A feature article titled Pillars
of Inspiration in The Tennessean
By Carrie Ferguson
Pillars of Inspiration
Charles Brindley is enthralled by trees, and he shares that through his paintings
The serenity and strength of trees have long enraptured man.
We commune at their base, kiss under their branches, gaze up at the life they hold.
Charles Brindley is no exception to the trance, for he is drawn, almost mystically, to the architecture, force and majesty of trees. The pull for him, by his own admission, is somewhat compulsive, a bit obsessive, and it has produced nearly 200 drawings and paintings of tall oaks, handsome beeches and thick hackberries.
"The form really attracts me," Brindley says. "Some are more elegant and lineal and delicate, while others are more graphic and aggressive."
The paintings and drawings sell, Brindley says, because the viewer senses the connection between artist and subject, and of course, because we are romantic about trees.
"I think it is something that is easy to relate to," he says.
The 46-year-old father of four lives in rural Cottontown in Sumner County, where he collects arrowheads from his back yard. He drives the rural roads of Tennessee in search of trees to immortalize. He visits open fields, parks and the private properties of those who want him to pick their own special tree.
When he sets out, there isn't really an agenda. He doesn't think that he must find an oak or a beech to draw. It just happens. But when his eyes land on the trunk, the roots, the twisting branches, he knows.
"I canıt define it, or put it into words, but something happens," Brindley explains.
Brindley sets up on-site to draw, always making sure he's got his snake boots on . He stepped on a snake once and that was one snake too many. He goes back to the site five and six times, drawing for several hours at a time.
He is methodical about capturing the rough texture of bark, the reach of a branch, the tangle of roots, but as an artist, he gives himself room for interpretation.
In the process, Brindly has what he calls an "encounter experience." It's that deep, almost spiritual, knowing that he's at the right place at the right time
"It is almost a meditation refuge while I am there. I get into this state while Iım drawing. Something happens there. I think people pick up on that metaphyscial property. They may not be aware of it, but they buy it," he says.
For fear of sounding "out there," the artist, who's as firmly rooted as an old oak, adds: "This exchange, this shift of consciousness, we all have those, even if they only happen when we've had a little too much to drink." But Brindley also knows the joy he has out there in those groves of trees is a privileged one, for few people are so fortunate to make a living doing what they are meant to do.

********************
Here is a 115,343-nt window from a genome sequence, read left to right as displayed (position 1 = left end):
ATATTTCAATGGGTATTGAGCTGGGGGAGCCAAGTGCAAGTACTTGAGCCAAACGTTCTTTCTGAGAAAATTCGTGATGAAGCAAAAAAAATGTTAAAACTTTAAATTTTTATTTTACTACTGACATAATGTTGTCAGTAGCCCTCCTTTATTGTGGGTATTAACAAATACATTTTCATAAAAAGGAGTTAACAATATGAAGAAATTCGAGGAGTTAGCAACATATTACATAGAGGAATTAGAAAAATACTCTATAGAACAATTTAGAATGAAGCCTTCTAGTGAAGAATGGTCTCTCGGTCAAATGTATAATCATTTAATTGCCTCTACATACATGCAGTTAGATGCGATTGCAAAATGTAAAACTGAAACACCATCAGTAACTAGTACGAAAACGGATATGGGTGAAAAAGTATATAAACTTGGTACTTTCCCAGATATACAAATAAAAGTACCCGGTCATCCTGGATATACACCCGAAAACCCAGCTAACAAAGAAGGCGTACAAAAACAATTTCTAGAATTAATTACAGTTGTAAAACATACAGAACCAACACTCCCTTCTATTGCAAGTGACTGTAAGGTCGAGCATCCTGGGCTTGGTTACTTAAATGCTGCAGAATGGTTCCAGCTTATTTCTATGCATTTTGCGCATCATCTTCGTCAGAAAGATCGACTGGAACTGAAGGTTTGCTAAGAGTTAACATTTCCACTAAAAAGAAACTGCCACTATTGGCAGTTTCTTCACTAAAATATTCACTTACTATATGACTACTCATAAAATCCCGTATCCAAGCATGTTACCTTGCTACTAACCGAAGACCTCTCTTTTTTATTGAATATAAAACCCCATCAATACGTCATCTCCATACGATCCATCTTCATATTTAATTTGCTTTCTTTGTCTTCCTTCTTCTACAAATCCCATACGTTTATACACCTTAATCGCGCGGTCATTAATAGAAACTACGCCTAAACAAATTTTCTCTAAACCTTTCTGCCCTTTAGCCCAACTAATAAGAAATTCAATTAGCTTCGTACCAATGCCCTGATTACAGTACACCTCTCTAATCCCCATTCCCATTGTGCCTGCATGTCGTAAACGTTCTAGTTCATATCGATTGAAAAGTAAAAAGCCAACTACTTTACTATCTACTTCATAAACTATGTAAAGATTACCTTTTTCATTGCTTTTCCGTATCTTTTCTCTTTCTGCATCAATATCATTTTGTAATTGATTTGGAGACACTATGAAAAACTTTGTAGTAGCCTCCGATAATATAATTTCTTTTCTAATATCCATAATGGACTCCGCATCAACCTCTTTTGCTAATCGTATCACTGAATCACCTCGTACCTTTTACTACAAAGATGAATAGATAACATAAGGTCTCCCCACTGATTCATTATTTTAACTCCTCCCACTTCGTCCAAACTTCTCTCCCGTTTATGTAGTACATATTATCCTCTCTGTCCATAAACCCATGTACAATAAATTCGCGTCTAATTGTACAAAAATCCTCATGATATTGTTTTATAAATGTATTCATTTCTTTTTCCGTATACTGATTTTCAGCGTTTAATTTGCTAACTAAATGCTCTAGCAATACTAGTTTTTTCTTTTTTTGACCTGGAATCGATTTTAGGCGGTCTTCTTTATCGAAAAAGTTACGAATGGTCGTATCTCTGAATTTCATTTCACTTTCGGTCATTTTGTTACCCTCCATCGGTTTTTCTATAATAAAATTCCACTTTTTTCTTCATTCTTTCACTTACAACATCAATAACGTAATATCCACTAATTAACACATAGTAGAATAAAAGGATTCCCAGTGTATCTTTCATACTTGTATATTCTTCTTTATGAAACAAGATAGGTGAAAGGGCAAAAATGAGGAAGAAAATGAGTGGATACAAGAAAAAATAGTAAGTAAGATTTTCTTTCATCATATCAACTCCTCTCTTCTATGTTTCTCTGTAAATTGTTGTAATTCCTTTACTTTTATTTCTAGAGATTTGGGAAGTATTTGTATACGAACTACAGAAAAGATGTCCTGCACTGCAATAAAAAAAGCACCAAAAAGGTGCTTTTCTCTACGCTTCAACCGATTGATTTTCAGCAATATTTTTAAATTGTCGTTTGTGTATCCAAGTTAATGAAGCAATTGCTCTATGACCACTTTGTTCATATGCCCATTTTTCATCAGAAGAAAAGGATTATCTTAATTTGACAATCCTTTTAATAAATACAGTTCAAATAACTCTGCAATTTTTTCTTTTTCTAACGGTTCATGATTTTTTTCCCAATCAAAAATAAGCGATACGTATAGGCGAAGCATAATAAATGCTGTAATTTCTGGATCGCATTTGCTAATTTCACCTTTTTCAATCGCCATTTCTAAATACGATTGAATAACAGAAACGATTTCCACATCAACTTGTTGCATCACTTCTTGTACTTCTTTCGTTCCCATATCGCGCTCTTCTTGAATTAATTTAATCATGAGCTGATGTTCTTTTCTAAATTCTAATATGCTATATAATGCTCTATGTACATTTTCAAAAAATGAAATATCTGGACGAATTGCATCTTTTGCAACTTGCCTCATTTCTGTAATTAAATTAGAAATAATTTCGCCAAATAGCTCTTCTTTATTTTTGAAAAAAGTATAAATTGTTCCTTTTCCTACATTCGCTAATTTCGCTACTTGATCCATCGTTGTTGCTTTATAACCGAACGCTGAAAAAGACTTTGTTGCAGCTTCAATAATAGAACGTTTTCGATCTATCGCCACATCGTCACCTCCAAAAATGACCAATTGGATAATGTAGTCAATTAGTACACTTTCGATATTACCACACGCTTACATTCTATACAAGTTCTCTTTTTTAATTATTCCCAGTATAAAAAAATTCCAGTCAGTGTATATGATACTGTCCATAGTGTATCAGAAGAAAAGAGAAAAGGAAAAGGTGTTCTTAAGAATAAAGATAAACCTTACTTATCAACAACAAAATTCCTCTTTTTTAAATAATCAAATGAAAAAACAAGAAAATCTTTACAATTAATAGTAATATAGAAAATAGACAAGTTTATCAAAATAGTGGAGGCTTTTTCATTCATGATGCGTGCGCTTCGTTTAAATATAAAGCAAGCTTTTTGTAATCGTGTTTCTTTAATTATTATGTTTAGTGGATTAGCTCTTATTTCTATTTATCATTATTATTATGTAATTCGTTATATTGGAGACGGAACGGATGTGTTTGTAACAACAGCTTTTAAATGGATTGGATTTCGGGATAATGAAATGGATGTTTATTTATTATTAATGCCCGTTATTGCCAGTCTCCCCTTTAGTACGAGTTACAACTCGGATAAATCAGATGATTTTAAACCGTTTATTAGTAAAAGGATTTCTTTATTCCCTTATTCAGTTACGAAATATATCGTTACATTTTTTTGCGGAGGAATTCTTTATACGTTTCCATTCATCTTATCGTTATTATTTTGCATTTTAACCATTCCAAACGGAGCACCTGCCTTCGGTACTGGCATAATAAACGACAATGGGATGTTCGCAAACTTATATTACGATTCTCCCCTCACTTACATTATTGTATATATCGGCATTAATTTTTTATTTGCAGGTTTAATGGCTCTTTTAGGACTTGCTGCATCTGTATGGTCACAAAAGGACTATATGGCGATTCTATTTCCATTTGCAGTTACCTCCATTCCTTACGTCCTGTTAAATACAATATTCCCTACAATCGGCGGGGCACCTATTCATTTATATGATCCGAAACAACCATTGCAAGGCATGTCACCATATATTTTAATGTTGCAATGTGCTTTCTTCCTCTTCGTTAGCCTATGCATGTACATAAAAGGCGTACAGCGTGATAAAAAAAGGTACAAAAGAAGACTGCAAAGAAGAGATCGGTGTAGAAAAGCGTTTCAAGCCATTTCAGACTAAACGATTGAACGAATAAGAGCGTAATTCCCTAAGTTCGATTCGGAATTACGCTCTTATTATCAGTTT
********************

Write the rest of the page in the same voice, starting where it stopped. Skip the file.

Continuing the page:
Brindley, the youngest of four sons, was raised in Woodbine by a proper and Victorian homemaker and a Robert Mitchum-type dad whose business kept him out of town often.
"It gave me a sensitive side and a side with an edge," he says.
His mother was a piano player who encouraged her artistic child to follow his passion and Brindley did just that, studying fine art and graphic design at Middle Tennessee State University and Arrowmont School of Arts and Crafts.
At 25, he had his first one-person show at Cheekwood; and at 41, the Tennessee State Museum had a retrospective of his work, a privilege for such a young man.
The curator of the state museum show, Stephen D. Cox, wrote in the exhibit book: "In the many layers of color typically found in Charles' paintings, there is a tremendous depth and vibrancy that draws the viewer into the subject matter." Brindley's paintings are in private collections across the country, in major corporate headquarters such as HCA, at the Belle Meade Country Club and at the State Museum.
The tree drawings and paintings grew out of his interest in landscape paintings.
"Iım not a stomp-your-foot kind of environmentalist," he explains, "I'm just trying to be an artist."
And he's about more than trees, even if he keeps coming back to them.
Brindley's work also has included staggering rock formations; ruins of brick homes with large trees growing up through the former foundations; vines growing on rickety garden stakes; strung-up antlers; his own former home, a historic house in east Nashville; and flower -covered Indian burial mounds.
Brindley says he is in awe of the silent power the mounds posses. He can feel the history there.
"It is real. It pulsates," he said.
But one that doesn't attract as much as the trees. "My buildings, people can think 'Oh, that's just a bombed-out building,' but the trees, they relate to," he says.
"The trees are something that go beyond the here and now."
To Learn More
This spring, artist Charles Brindley will begin his 200th tree drawing. For the milestone, he has selected a giant white oak on the McRedmond Farm on Mill Creek in Nashville.
Brindley, who has been painting trees for nearly twenty years, sells his work for several hundred dollars to several thousand dollars and they include small pencil-drawn prints to large oil paintings. He also has a collection of note cards and bookmarkers.
For more information, call Brindley, 230-7398.